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Anyone else's Y11 dcs dyspraxic/dyslexic?

(6 Posts)
Madhairday Thu 06-Apr-17 15:49:36

Just wondered how theyre coping with GCSE stress, particularly considering the new set up and lack of grade boundaries etc.

DD has use of a Chromebook for exams but missed the extra time criteria by a few marks. Senco said it was very stringent sad DD is panicking because her processing speed is much lower than her peers so she is barely getting the papers finished and not having time to check - because of this she is making lots of SPag errors which are losing her marks. English teacher always says the same - her ideas are excellent, but the execution sloppy. But she can't do much about poor processing being dyspraxic.

Any study tips? She is very disorganised but still working so hard. She loses a lot of bits of paper. Websites are helping a lot.

She wants to go on to do A Levels and uni and should be able to given historical grades but I am afraid this year's cohort will be used to make a political point about standards and dc like her will suffer for this. Hope I'm wrong.

TeenAndTween Thu 06-Apr-17 18:03:06

My dyspraxic DD did GCSEs 2 years ago, and luckily did get extra time.

I organised her revision for her and I did a lot of it 1-1 with her too. We were lucky that I have the time and confidence to do so.

I would say that on longer written questions it is easier to get the first half of the marks than the last, so better to attempt every required question than try to do only 3/4 of them perfectly.

Possibly bullet point main points if running out of time rather than write in sentences. If she is losing the SPaG marks might as well get the content ones?

Play to strengths in maths if there is a type of question she struggles with just miss it out on the first pass.

Keep praising the effort and say that trying is the main thing?

Lonecatwithkitten Thu 06-Apr-17 18:51:20

What revolutionised my exam technique as a dyslexic was two things firstly rigid timings, never spend too long on one question the first few marks of the next question are always easier to get than the last few of the question you are on. Essay plans, spend first couple of minutes doing a bullet point plan labelled plan if you get finished put a line through it, if you don't finish leave the plan you never know you might get a mark for a bullet point also helps to organise thoughts.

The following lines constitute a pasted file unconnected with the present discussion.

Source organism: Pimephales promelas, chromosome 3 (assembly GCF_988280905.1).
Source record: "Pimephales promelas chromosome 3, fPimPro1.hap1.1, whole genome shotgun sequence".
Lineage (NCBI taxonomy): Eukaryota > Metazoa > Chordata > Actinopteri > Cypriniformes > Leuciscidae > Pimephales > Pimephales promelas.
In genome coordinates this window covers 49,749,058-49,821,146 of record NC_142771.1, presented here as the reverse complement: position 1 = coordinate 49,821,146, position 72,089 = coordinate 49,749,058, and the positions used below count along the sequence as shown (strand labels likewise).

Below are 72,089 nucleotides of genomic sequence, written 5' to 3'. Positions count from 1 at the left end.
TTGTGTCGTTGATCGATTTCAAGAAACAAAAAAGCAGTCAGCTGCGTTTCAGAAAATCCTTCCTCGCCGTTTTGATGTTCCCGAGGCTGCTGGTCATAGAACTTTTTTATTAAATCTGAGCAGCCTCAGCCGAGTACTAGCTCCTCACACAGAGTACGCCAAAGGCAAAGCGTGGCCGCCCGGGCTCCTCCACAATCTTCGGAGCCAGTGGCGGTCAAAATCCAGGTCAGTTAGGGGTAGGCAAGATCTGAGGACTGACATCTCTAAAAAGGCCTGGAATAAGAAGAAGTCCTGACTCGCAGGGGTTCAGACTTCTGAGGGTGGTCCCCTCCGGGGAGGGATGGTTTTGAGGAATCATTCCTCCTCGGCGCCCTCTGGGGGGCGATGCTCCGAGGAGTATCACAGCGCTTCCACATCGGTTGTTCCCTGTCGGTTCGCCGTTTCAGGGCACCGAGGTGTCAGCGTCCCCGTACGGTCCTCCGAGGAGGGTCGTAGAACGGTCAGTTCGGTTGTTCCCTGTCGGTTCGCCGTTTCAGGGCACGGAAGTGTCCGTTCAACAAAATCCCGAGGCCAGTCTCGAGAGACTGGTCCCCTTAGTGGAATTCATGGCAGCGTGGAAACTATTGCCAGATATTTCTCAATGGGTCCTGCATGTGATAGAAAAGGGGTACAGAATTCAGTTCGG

Finally don't panic.

beggingbehind Thu 06-Apr-17 22:27:37

My DS is badly dyspraxic and mildly dyslexic (if you notice by my posts im dyslexic to, he got dysrpaxia from being premature) He gets 25% extra time and a reader and scribe (he gets scribe for his dyspraxia as with it he also struggles with his wrist and finger joints). He really wants to get good grades so is trying hard, but he REALLY strugles to revise, what he has foud useful is flashcards ordered by coulour for subject and topic, giant mindmaps (and i mean giant) for each topic of each subject and revison posters (for things like case studys and scince equations) The school also require them to do lots of past papers which sort of help. He struggles with his attention span and dosent revise for more than an hour or two a day. He couldnt revise in the quiet or with telly or music on as it distarcted him,what he found really helpful was revising with piano music in the background, you can find long playlists on youtube. DS likes structure though and is struggling to structure his english and maths revision due to the new systmen and how he cant aim for cerqtin marks or do proper practice essays ect. really struggling with english the most.
study maths is a great maths revison website at new course you can constantly do questions and get new ones and it tells you how to do the questions if your getting the wrong.
My GCSE science is good for videos if your DC's are visual learners, you can only do C1, B1 and P1 for free after that you have to pay, DS school payd for subscription.
Get revising is a good website for making your own and reading other peoples resources for basicly all subjects, it also has a lot of past paper
Hope this helps

Madhairday Fri 07-Apr-17 08:55:24

Thanks all, some really helpful suggestions. DD definitely seems to learn better visually so has found some good YouTube revision channels. Will check out those other links. She favours brightly coloured revision cards too and sticks them round the house.

I am gutted about the extra time as she would be able to show what she can do so much more but was just within the limit on the test. At least she has the Chromebook as she can't write well at all with wrist problems and processing difficulties.

Looks like I need to do some closer supervision as we go into the last strait - she does get very easily distracted and having her phone in with her is not great. She likes music though, says it helps her... not convinced.

Begging DD is really struggling with English too, especially English lit - it's the unknown of it all with no past papers as you say. There are very few resources to help. She finds science and maths much easier - her brain seems to respond to the more literal/fact based subjects. Although she is great at RE so doesn't always figure.

Will be glad to get these over with. So much stress.

beggingbehind Fri 07-Apr-17 11:31:03

Mad DS exactly the same hes appalling struggles with english and other essay based subjects but is great at maths and science (and music)

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